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Hamilton Alumni Review
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College to focus on need-based aid

Citing Hamilton's "reputation for being a school of opportunity," Dean of Admission and Financial Aid Monica Inzer has announced a plan that will end merit scholarships beginning with the Class of 2012. Those funds -- about $1 million each year, or 5 percent of the College's $21 financial aid budget -- will be reallocated for additional need-based aid.

While officials believe the new policy makes Hamilton the first college in the nation to discontinue merit scholarships, they point out that the change is not a radical departure, but the continuation of a process that recognizes growing financial need on the part of students. "We have been and plan to continue being a college that meets the full demonstrated need of each student we accept," Inzer says. "Our intent is to grow our financial resources over time, and this is another step toward accomplishing that objective."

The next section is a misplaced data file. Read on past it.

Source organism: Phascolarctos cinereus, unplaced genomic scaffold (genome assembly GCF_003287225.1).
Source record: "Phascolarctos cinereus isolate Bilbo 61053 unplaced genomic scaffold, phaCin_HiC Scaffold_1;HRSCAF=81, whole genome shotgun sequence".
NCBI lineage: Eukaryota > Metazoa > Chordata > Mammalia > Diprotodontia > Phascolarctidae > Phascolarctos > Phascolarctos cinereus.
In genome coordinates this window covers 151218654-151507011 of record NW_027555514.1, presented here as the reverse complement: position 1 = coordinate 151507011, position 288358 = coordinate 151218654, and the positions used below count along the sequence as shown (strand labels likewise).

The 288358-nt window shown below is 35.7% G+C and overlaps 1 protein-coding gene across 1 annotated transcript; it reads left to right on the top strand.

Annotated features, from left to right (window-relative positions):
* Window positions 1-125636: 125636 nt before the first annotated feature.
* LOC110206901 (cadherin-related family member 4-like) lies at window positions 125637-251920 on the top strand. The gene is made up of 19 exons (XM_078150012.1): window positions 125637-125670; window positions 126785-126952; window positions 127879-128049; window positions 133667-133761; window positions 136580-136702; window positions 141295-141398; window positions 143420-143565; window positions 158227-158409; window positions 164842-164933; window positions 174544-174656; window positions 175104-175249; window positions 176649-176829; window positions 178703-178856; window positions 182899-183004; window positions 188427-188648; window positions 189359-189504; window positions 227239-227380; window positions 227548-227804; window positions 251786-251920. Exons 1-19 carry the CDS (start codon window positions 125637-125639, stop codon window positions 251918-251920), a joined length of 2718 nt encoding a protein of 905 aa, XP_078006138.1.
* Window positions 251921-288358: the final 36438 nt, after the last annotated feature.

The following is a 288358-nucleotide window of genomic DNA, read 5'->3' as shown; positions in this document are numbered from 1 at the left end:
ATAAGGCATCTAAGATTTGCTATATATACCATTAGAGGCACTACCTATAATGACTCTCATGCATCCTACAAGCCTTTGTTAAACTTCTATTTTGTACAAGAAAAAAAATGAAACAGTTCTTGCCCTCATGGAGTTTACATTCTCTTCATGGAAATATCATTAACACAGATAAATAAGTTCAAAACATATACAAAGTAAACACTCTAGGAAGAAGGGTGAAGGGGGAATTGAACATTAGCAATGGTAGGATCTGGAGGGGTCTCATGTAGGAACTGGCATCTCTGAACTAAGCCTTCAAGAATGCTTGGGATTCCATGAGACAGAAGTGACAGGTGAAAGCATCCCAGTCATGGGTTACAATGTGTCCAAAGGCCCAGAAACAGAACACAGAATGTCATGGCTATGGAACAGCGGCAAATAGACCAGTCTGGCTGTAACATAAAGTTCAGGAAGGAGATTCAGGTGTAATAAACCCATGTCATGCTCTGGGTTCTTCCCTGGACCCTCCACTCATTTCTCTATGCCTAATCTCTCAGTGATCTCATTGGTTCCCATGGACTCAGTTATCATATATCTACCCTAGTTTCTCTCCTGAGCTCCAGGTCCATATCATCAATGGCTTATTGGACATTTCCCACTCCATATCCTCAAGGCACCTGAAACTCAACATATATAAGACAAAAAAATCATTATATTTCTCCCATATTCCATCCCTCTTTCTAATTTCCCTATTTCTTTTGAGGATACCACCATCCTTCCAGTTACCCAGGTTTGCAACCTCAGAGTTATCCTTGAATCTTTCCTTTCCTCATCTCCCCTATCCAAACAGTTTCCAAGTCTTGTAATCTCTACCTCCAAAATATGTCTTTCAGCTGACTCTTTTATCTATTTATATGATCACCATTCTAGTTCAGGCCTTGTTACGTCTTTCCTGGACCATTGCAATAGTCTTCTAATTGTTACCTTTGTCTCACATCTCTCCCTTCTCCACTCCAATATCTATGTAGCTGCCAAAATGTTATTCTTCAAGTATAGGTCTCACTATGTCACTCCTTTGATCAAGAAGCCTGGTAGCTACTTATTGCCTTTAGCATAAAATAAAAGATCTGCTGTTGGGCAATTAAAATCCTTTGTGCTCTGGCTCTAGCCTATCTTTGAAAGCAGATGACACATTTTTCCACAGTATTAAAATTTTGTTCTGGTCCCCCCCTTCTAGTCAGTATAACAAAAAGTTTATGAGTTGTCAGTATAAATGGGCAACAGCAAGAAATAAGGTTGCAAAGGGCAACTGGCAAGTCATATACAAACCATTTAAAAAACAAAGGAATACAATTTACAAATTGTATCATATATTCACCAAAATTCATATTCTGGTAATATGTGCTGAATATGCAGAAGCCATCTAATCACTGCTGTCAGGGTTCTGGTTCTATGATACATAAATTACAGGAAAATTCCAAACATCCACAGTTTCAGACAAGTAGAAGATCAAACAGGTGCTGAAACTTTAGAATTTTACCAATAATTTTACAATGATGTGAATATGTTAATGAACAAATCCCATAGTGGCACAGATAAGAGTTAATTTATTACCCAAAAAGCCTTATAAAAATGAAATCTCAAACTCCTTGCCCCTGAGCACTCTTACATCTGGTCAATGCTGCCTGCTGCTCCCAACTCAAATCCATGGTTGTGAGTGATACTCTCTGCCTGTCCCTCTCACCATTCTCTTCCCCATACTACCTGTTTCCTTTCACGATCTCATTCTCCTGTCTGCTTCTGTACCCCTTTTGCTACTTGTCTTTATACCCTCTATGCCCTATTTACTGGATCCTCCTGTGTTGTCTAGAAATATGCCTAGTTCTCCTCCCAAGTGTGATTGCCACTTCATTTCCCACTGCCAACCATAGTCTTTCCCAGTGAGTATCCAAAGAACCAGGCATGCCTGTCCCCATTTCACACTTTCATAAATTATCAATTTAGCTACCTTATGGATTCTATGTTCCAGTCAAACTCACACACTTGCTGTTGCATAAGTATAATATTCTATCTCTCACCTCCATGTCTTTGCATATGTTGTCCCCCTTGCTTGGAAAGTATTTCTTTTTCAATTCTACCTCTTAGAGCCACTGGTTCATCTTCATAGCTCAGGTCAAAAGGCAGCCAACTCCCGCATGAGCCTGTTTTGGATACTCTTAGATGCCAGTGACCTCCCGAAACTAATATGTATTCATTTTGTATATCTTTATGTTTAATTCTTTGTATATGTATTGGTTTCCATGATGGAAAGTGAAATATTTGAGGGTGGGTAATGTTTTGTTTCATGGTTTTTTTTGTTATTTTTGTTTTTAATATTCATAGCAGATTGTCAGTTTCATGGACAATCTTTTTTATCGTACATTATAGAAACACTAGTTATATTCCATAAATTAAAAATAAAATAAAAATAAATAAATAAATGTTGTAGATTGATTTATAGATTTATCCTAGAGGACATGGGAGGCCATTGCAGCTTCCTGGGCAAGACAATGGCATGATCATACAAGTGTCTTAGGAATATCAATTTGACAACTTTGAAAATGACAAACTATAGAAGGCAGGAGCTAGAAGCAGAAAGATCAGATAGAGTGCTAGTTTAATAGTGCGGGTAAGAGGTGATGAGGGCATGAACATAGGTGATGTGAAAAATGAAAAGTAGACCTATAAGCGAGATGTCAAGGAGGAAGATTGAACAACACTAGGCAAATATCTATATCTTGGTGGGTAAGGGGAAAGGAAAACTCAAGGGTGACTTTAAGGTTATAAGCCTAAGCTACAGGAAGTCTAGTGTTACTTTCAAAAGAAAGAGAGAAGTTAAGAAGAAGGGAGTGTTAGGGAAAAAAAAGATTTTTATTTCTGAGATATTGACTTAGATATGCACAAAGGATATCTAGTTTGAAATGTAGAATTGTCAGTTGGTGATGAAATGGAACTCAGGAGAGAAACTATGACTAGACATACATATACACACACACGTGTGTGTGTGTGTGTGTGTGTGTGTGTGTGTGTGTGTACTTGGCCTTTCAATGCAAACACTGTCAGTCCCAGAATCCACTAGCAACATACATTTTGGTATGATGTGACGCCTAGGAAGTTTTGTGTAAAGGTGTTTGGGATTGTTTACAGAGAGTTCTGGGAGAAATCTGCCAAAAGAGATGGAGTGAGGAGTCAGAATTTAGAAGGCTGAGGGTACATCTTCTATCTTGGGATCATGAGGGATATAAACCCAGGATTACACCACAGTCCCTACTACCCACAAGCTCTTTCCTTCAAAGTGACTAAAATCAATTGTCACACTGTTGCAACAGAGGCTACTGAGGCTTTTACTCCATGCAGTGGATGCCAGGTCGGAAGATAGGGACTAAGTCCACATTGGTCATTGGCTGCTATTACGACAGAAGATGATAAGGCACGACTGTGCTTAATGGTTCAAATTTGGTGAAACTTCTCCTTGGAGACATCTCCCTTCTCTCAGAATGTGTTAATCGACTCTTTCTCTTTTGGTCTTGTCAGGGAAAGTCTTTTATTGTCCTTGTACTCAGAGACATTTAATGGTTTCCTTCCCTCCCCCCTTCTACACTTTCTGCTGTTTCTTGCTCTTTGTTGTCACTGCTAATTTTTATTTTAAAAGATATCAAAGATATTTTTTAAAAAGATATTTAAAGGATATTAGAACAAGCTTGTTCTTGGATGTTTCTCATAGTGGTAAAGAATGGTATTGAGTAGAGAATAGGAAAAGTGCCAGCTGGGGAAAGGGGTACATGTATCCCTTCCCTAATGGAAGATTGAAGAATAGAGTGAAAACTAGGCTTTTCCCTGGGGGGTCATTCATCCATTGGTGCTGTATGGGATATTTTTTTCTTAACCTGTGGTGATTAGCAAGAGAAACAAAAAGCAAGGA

More than half of Hamilton's students now receive need-based aid, with the average aid package (grant, work-study, loan) exceeding $26,000. The College's ongoing capital campaign seeks to raise $35 million for additional scholarship endowment.

By comparison, 15 to 20 students in each class year currently receive merit scholarships of up to half their tuition. Current students and those through the Class of 2011 who receive merit-based aid will continue to have those commitments honored.

"A larger percentage of Hamilton students receive need-based aid than nearly all of our peer colleges," Inzer notes. "This change in policy will help us ­sustain that legacy."
 

Listen to an interview with Monica Inzer on NPR affiliate WRVO
MP3, 5.5 MB - 6 minutes

 

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